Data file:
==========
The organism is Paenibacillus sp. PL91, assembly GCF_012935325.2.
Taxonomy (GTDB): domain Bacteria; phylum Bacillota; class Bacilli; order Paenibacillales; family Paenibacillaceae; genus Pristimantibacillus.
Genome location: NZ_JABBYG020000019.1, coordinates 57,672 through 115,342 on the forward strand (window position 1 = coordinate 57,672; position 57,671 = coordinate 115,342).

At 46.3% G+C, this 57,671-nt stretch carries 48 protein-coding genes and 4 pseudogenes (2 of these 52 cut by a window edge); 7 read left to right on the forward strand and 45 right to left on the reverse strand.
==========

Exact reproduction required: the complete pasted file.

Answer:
The organism is Paenibacillus sp. PL91, assembly GCF_012935325.2.
Taxonomy (GTDB): domain Bacteria; phylum Bacillota; class Bacilli; order Paenibacillales; family Paenibacillaceae; genus Pristimantibacillus.
Genome location: NZ_JABBYG020000019.1, coordinates 57,672 through 115,342 on the forward strand (window position 1 = coordinate 57,672; position 57,671 = coordinate 115,342).

At 46.3% G+C, this 57,671-nt stretch carries 48 protein-coding genes and 4 pseudogenes (2 of these 52 cut by a window edge); 7 read left to right on the forward strand and 45 right to left on the reverse strand.